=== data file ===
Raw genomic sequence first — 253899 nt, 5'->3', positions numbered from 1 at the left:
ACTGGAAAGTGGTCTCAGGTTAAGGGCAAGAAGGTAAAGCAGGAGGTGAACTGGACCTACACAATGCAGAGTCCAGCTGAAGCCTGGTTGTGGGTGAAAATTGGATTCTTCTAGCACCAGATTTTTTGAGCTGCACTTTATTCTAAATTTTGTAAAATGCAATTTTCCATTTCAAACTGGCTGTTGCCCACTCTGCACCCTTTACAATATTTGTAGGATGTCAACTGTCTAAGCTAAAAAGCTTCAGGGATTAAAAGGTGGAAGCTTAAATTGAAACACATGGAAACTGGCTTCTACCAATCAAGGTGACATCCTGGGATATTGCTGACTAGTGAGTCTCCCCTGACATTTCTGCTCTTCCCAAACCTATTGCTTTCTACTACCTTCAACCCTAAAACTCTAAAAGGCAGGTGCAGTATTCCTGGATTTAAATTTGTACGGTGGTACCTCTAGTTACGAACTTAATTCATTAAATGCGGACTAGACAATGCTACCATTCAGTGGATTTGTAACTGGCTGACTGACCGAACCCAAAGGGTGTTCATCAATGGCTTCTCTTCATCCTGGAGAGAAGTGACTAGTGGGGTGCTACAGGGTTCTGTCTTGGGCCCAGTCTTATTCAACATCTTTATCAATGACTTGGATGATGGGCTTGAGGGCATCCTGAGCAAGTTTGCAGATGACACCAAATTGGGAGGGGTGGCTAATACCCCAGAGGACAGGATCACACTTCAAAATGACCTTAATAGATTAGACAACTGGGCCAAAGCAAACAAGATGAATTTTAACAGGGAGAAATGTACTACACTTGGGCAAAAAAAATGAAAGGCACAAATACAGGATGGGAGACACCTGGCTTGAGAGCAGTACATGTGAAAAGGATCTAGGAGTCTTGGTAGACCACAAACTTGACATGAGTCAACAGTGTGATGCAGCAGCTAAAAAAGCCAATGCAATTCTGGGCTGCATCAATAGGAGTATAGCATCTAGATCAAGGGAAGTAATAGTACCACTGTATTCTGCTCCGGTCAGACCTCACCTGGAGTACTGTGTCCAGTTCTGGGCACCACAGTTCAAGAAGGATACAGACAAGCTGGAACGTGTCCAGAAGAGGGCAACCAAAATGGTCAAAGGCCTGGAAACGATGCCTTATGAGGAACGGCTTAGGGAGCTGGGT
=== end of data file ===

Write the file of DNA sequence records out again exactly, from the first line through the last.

Raw genomic sequence first — 253899 nt, 5'->3', positions numbered from 1 at the left:
ACTGGAAAGTGGTCTCAGGTTAAGGGCAAGAAGGTAAAGCAGGAGGTGAACTGGACCTACACAATGCAGAGTCCAGCTGAAGCCTGGTTGTGGGTGAAAATTGGATTCTTCTAGCACCAGATTTTTTGAGCTGCACTTTATTCTAAATTTTGTAAAATGCAATTTTCCATTTCAAACTGGCTGTTGCCCACTCTGCACCCTTTACAATATTTGTAGGATGTCAACTGTCTAAGCTAAAAAGCTTCAGGGATTAAAAGGTGGAAGCTTAAATTGAAACACATGGAAACTGGCTTCTACCAATCAAGGTGACATCCTGGGATATTGCTGACTAGTGAGTCTCCCCTGACATTTCTGCTCTTCCCAAACCTATTGCTTTCTACTACCTTCAACCCTAAAACTCTAAAAGGCAGGTGCAGTATTCCTGGATTTAAATTTGTACGGTGGTACCTCTAGTTACGAACTTAATTCATTAAATGCGGACTAGACAATGCTACCATTCAGTGGATTTGTAACTGGCTGACTGACCGAACCCAAAGGGTGTTCATCAATGGCTTCTCTTCATCCTGGAGAGAAGTGACTAGTGGGGTGCTACAGGGTTCTGTCTTGGGCCCAGTCTTATTCAACATCTTTATCAATGACTTGGATGATGGGCTTGAGGGCATCCTGAGCAAGTTTGCAGATGACACCAAATTGGGAGGGGTGGCTAATACCCCAGAGGACAGGATCACACTTCAAAATGACCTTAATAGATTAGACAACTGGGCCAAAGCAAACAAGATGAATTTTAACAGGGAGAAATGTACTACACTTGGGCAAAAAAAATGAAAGGCACAAATACAGGATGGGAGACACCTGGCTTGAGAGCAGTACATGTGAAAAGGATCTAGGAGTCTTGGTAGACCACAAACTTGACATGAGTCAACAGTGTGATGCAGCAGCTAAAAAAGCCAATGCAATTCTGGGCTGCATCAATAGGAGTATAGCATCTAGATCAAGGGAAGTAATAGTACCACTGTATTCTGCTCCGGTCAGACCTCACCTGGAGTACTGTGTCCAGTTCTGGGCACCACAGTTCAAGAAGGATACAGACAAGCTGGAACGTGTCCAGAAGAGGGCAACCAAAATGGTCAAAGGCCTGGAAACGATGCCTTATGAGGAACGGCTTAGGGAGCTGGGT